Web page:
Ž‹‡ –Š‡ …Š‡‹•–”› „‡–™‡‡ „‡…ƒ—•‡–Š‡…‘’‡–‹–‹‘„‡…ƒ‡•‘ „‡‹‰ ƒ„Ž‡ –‘ •™‹ ˆƒ•–‡” –Šƒ –Š‡ –‡ƒƒ–‡•Ǥ Ž•‘ǡ ‹– Œ—•– ˆ‡‡Ž• ”‹‰Š– —…Šˆƒ•–‡”ƒ†›‡”˜‡•™‡”‡ƒŽŽ  ”‡…‘”† ‹ –Š‡ ͶšͳͲͲ ‡†Ž‡› –‘ ‡ ™Š‡  ™ƒŽ ‘–‘ –Š‡ ’‘‘Ž ‘˜‡”–Š‡’Žƒ…‡Ǥ™‘›‡ƒ”•ƒ‰‘ǡ–‹‡• ”‡Žƒ›™‹–Šƒ˜‹†…Š™ƒȋͳʹȌǡƒ”-­‐ †‡… ƒ† •‡ŽŽ –Š‡ …ŠŽ‘”‹‡Ǥ  ƒŽ•‘ –Šƒ– ‰‘– ‡ –‘ ϐ‹ƒŽ• ƒ† ’Žƒ…‹‰ –‹”‡‡ȋͳͳȌƒ††‡”•”‡‡ Ž‹‡ –Š‡ …‘’‡–‹–‹‘ ƒ† ‡‡–‹‰ ™‘—Ž†ǯ– Šƒ˜‡ †‘‡ •‘ –Š‹• ›‡ƒ”Ǥ – ȋͳͲȌǤ ‘•–Ž›ǡ ‹– ™ƒ• „‡‹‰ ƒ„Ž‡ –‘ Ž‘–•‘ˆ‡™’‡‘’Ž‡ǡ…”‡ƒ–‹‰•–”‘‰ ™ƒ•—…Š…Ž‘•‡”–Š‹•›‡ƒ”Ǥ ƒ‡•…Š‘‘ŽŠ‹•–‘”›™‹–Š›–‡ƒ-­‐ ˆ”‹‡†•Š‹’•Ǥ –ƒ”–‹‰ › ˆ”‡•Šƒ ›‡ƒ”ǡ  ƒ–‡• ƒ† Šƒ˜‹‰ › ƒ‡ —’ ‘ †‹†ǯ– –ƒ‡ •™‹‹‰ •‡”‹‘—•Ž›Ǥ  –Š‡”‡…‘”†„‘ƒ”†Ǥ ™‘—Ž†•Žƒ…‘ˆˆ‹’”ƒ…–‹…‡ƒ†•‹’ ™‹–Š ˆ”‹‡†•Ǥ Š‡  ‰‘– ƒ ‰‘Ž† ‹ What  will  you  miss  the  most? •‘’Š‘‘”‡ ›‡ƒ”ǡ ‹– ƒ†‡ ‡ ”‡ƒŽ-­‐ › –‡ƒƒ–‡• „› ˆƒ”Ǥ ǯ˜‡ „‡‡ ‹œ‡ Š‘™ •‡”‹‘—•  •Š‘—Ž† „‡ ƒ„‘—– •™‹‹‰™‹–Š†‡”•ǡƒ”–‹ƒ† •™‹‹‰Ǥ •–ƒ”–‡†‰‘‹‰–‘‘”-­‐ ƒ˜‹† ˆ‘” –Š‡ ’ƒ•– ϐ‹˜‡ ›‡ƒ”• ƒ† ‹‰ ’”ƒ…–‹…‡• ƒ† ‘”‡ –Šƒ •‡˜‡ ™‡ǯ˜‡ƒŽŽ‰”‘™”‡ƒŽŽ›…Ž‘•‡Ǥ ǯŽŽ‹•• ’”ƒ…–‹…‡• ƒ ™‡‡Ǥ › ‘–‹˜ƒ–‹‘ –Š‡ ƒ Ž‘–Ǥ ǯŽŽ ‹•• –”ƒ‹‹‰ ™‹–Š ‰”‡™ƒ† ’—–‘”‡‹–‘‹–Ǥ –Š‡Ǥ Do  you  think  your  success  in   ‡ ™‹•Š ‘‹‡ ƒŽŽ –Š‡ „‡•– ‘ˆ swimming  is  due  to   Ž—… ˆ‘” –Š‡ ”‡•– ‘ˆ Š‹• •™‹‹‰ talent  or  effort? …ƒ”‡‡”ǡ ƒ† Ž‘‘ ˆ‘”™ƒ”† –‘ •‡‡‹‰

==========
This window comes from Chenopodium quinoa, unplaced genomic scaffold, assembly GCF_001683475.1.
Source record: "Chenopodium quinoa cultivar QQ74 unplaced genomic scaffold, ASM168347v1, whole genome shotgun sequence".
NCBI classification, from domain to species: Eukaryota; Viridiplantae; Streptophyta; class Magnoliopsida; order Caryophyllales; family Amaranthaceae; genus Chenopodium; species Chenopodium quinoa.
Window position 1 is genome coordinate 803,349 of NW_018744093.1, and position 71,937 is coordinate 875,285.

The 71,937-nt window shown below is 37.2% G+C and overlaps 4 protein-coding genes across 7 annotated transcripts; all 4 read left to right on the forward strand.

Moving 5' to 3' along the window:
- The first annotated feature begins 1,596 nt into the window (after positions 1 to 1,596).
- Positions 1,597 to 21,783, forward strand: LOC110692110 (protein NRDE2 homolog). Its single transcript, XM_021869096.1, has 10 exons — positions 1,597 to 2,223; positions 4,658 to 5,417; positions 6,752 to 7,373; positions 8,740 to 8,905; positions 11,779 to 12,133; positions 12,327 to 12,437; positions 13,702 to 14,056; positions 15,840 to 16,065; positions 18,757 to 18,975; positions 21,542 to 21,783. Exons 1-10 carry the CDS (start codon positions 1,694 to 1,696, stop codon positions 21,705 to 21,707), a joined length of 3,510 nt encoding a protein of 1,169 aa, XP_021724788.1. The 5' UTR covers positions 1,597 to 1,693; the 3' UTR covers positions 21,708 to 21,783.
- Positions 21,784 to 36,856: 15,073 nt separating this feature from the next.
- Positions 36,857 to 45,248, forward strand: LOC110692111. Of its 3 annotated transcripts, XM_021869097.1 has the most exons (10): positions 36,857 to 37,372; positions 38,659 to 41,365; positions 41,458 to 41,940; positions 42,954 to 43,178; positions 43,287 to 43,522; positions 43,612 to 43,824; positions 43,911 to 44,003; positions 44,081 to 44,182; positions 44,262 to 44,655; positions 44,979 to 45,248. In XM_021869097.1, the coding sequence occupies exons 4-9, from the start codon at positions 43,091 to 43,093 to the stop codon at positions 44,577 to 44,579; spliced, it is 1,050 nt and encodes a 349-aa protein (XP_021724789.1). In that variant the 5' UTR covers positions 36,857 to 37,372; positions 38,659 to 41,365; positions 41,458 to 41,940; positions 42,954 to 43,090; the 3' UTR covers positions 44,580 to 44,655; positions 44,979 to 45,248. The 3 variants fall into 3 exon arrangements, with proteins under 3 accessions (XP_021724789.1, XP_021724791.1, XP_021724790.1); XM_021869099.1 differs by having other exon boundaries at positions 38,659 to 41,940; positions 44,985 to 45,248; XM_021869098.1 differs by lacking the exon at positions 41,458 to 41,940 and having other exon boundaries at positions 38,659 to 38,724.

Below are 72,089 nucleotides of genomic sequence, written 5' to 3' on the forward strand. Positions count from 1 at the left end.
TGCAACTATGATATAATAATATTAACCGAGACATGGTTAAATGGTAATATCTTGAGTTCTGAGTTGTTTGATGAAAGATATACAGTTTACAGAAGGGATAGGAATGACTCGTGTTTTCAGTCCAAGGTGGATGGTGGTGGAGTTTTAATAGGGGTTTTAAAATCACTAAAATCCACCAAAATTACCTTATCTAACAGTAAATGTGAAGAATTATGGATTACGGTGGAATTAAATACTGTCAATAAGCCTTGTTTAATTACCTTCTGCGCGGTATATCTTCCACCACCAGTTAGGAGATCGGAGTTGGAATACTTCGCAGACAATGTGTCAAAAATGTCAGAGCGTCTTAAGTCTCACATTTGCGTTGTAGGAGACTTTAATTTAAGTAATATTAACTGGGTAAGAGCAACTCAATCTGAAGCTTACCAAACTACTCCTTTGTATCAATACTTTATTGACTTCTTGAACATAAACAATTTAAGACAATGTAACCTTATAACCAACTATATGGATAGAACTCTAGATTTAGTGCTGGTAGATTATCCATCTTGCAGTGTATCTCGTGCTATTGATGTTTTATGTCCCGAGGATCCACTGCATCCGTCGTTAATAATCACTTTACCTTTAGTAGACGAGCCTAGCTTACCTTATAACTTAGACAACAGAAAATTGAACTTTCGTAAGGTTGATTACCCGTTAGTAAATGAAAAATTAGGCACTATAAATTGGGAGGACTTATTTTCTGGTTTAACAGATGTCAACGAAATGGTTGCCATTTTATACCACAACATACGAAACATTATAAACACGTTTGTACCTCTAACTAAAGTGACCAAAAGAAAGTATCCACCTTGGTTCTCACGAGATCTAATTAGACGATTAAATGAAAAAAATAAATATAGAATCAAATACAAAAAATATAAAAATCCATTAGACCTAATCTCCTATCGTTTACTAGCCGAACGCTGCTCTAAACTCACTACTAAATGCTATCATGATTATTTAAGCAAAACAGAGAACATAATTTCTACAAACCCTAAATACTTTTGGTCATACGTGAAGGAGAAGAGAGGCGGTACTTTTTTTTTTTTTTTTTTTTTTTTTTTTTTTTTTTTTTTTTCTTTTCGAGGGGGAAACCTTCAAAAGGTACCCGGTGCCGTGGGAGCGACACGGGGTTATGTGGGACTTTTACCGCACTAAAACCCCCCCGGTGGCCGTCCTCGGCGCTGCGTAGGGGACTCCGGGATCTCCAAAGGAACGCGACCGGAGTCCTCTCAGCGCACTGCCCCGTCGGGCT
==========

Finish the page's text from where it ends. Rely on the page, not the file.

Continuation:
–Š‹ ‹–ǯ• ‘”‡ ‘ˆ ƒ …‘„‹ƒ-­‐ Š‹‹–Š‡Ž›’‹…”‹ƒŽ•‹ʹͲͳ͸Ǩ –‹‘Ǥ ”‘ƒ”‡ƒŽŽ››‘—‰ƒ‰‡ǡ ™ƒ•   F E B R U A R Y   2 0 1 3

7


      

ƒ”‹‡–›‘ˆƒŽ‡–‹‡ǯ•—”’”‹•‡•



Š‘‡‡†•—’‹†™Š‡™‡ǯ”‡Š‡”‡–‘Š‡Ž’ǫ